"The extremely narrow pursuit of one's personal taste" is an installation referencing an explanation of egocasting as defined by Christine Rosen of the New Atlantis: Journal of Technology & Society. The work opens up for discussion the positive and negative aspects of being able to control how one views and interacts with the world, while attempting to take responsibility for her relationship to the process of making art.

The artist herself addresses the issue of egocasting by citing the fact that, "We live in a time where we only have to listen to our favorite songs on our iPods, we can spend hours upon hours picking out just the right camera or dress online, and thanks to Tivo, we only have to watch the shows we want to watch on television. I'm not sure if this relatively new way of life makes us increasingly narrow-minded or more in tune with what we want and who we are. Because we invest so much in the media and goods we obsess over, we see them as a part of ourselves and use them as material for creating identity."

Barton addresses her art making process by saying, "As a self aware person, I understand that my art is often my therapy. My art is about me and the things I think about, care about, and obsess over. It is very clear that my art is a strong reflection of the identity I present to the world. Most art that people make is about these things, and I have always been a little puzzled when artists won't admit this. It seems like by hiding what it actually is, we deny the validity of the purpose it serves. Having an emotional or therapeutic outlet is good. Achieving greater self awareness through art (even self-obsessed art) creates a society with healthier, happier people."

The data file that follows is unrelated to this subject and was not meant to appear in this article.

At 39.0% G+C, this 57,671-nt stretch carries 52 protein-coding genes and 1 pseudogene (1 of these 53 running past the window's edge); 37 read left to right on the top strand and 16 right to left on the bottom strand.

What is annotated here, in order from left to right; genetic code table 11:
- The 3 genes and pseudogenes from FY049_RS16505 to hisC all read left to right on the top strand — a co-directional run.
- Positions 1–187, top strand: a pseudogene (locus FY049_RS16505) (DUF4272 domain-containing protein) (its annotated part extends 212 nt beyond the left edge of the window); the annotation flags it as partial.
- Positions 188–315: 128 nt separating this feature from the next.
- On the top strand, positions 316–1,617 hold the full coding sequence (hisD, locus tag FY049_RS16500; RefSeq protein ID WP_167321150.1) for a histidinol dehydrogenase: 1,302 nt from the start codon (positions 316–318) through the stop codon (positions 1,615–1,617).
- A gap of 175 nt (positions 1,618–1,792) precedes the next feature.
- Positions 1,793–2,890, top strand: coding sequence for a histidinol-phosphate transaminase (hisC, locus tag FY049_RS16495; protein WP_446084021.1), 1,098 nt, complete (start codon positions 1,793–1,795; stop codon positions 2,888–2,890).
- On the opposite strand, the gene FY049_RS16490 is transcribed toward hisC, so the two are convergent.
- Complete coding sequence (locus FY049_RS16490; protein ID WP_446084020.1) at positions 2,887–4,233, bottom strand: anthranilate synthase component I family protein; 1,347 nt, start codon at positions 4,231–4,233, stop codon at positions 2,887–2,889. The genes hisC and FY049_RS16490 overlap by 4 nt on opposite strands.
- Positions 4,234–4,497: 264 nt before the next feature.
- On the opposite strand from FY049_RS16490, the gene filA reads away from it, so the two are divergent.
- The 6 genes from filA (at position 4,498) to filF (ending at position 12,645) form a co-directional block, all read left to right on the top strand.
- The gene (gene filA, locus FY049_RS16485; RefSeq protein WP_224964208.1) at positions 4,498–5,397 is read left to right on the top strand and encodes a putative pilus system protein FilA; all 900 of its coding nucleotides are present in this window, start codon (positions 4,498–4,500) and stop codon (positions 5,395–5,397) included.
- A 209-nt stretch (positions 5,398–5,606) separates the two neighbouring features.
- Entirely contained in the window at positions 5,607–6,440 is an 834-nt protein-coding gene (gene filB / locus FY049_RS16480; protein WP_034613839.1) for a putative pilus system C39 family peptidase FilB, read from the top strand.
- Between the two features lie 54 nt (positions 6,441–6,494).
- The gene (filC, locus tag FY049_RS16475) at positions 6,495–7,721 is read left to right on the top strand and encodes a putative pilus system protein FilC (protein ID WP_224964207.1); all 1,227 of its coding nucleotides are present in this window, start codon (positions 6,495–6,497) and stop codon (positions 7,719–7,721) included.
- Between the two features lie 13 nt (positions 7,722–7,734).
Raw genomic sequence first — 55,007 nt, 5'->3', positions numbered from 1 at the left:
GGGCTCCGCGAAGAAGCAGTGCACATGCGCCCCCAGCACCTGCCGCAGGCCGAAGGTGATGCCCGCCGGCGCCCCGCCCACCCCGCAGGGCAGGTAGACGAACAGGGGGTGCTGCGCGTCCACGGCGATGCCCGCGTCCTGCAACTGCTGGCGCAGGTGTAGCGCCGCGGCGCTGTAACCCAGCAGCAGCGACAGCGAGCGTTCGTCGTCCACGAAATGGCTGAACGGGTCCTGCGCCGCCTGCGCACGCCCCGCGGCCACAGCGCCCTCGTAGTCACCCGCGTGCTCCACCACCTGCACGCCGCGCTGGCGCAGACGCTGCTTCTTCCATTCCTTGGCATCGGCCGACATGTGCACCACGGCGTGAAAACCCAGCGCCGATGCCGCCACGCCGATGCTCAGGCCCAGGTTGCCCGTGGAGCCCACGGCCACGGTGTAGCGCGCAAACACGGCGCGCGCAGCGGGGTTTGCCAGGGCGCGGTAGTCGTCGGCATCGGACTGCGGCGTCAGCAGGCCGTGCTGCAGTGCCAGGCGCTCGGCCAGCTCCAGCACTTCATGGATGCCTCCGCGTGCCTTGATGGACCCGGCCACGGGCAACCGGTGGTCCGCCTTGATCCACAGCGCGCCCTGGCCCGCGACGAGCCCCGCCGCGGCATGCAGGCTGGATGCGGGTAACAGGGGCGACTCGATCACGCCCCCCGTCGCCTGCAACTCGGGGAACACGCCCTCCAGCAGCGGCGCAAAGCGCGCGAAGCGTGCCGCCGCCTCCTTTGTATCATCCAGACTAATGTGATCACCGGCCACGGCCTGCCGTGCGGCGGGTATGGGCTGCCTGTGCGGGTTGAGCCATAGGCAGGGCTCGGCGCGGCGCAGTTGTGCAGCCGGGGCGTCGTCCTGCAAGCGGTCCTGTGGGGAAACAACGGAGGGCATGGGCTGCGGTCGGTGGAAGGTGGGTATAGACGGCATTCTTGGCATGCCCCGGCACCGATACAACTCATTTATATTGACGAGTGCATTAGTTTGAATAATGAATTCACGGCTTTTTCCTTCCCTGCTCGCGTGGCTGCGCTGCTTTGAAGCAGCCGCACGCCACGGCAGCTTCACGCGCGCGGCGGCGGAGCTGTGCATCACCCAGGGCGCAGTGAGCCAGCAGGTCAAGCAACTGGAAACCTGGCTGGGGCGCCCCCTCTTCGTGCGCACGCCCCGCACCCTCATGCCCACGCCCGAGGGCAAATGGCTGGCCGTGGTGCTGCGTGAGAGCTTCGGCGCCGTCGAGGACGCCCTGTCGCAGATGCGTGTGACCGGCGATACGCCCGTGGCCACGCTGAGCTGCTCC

The artist examines personal taste by being very selective about her own. barton makes work that is limited to her memories and things she enjoys. Barton's enjoyment make these pieces lighthearted and easy to engage with.

Written by curator Amber Vilas